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Rep. Linda Sanchez assaults free speech sensibilities

October 17th, 2009 · 22 Comments

For the past few months, I have been aware of the cyberbullying bill introduced by Representative Linda Sanchez, which basically amounts to a trampling of first amendment rights. The bill is also known as the Megan Meier Cyberbullying Prevention Act, named for a girl who committed suicide after receiving a series of horrendous messages were directed towards her on MySpace.

The part of the bill that is particularly troubling is this:

`Sec. 881. Cyberbullying

`(a) Whoever transmits in interstate or foreign commerce any communication, with the intent to coerce, intimidate, harass, or cause substantial emotional distress to a person, using electronic means to support severe, repeated, and hostile behavior, shall be fined under this title or imprisoned not more than two years, or both.

`(b) As used in this section–

`(1) the term `communication’ means the electronic transmission, between or among points specified by the user, of information of the user’s choosing, without change in the form or content of the information as sent and received; and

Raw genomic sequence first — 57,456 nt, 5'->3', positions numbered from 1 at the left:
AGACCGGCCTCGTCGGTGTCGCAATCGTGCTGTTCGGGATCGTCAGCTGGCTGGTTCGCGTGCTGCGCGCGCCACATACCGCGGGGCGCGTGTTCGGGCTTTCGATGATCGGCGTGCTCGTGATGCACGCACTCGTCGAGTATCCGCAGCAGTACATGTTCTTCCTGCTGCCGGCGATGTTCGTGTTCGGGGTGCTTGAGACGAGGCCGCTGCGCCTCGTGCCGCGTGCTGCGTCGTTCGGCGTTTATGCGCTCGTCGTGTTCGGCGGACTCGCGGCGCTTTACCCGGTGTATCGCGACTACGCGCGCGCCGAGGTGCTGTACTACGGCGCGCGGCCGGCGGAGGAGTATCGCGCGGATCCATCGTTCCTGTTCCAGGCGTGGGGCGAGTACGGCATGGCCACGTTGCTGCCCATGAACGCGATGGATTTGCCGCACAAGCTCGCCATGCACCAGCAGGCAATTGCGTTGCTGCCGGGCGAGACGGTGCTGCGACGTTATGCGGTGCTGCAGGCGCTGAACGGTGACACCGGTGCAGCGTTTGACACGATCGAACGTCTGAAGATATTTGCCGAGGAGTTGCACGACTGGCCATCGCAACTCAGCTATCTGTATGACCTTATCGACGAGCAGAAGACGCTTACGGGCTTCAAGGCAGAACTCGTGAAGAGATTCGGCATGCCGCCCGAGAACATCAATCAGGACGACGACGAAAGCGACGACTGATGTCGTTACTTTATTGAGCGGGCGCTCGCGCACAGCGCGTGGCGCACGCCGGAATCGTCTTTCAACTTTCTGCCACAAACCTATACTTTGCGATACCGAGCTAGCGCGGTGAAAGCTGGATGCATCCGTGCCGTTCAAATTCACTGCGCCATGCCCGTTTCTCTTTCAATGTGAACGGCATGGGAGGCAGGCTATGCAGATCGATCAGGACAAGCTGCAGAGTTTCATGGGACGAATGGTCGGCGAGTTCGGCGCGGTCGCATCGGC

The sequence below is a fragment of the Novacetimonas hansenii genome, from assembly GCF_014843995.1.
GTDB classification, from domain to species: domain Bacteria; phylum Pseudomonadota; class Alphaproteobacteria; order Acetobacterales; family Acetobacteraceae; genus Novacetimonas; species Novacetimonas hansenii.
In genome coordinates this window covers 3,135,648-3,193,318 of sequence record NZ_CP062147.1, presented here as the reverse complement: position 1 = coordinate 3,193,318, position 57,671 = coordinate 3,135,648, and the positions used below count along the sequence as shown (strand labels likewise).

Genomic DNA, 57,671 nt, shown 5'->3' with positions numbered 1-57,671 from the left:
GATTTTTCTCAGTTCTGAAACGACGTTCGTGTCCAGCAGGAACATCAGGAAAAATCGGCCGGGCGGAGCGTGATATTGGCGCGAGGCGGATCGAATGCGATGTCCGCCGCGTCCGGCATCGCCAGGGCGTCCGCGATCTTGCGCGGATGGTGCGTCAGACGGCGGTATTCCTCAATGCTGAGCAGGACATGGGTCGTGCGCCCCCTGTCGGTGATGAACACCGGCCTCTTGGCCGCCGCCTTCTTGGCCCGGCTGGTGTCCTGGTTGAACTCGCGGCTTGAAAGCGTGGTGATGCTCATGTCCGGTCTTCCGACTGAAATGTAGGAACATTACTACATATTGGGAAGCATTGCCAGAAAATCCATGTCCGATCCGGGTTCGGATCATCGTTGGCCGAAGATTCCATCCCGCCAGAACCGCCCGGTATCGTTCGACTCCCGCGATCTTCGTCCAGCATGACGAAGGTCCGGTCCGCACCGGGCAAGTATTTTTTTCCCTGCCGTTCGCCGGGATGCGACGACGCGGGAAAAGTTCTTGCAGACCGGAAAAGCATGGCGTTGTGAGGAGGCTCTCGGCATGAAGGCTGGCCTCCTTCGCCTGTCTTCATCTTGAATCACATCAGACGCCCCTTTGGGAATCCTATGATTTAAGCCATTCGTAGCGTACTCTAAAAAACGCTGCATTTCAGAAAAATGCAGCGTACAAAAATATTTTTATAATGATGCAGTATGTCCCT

`(2) the term `electronic means’ means any equipment dependent on electrical power to access an information service, including email, instant messaging, blogs, websites, telephones, and text messages.’.

(b) Clerical Amendment- The table of sections at the beginning of chapter 41 of title 18, United States Code, is amended by adding at the end the following new item:

`881. Cyberbullying.’.

How can anyone determine if electronic communication or perhaps even criticism on a blog or public message board has been written with the intention to coerce, intimidate, harass, or cause emotional distress? Just this week, we saw Meghan McCain, daughter of Senator John McCain, post a somewhat provocative picture on her Twitter account, and then become disturbed by the reactions that it caused. Could the written electronic reactions or even the posting of the picture cause emotional distress to McCain or those who clicked on the picture?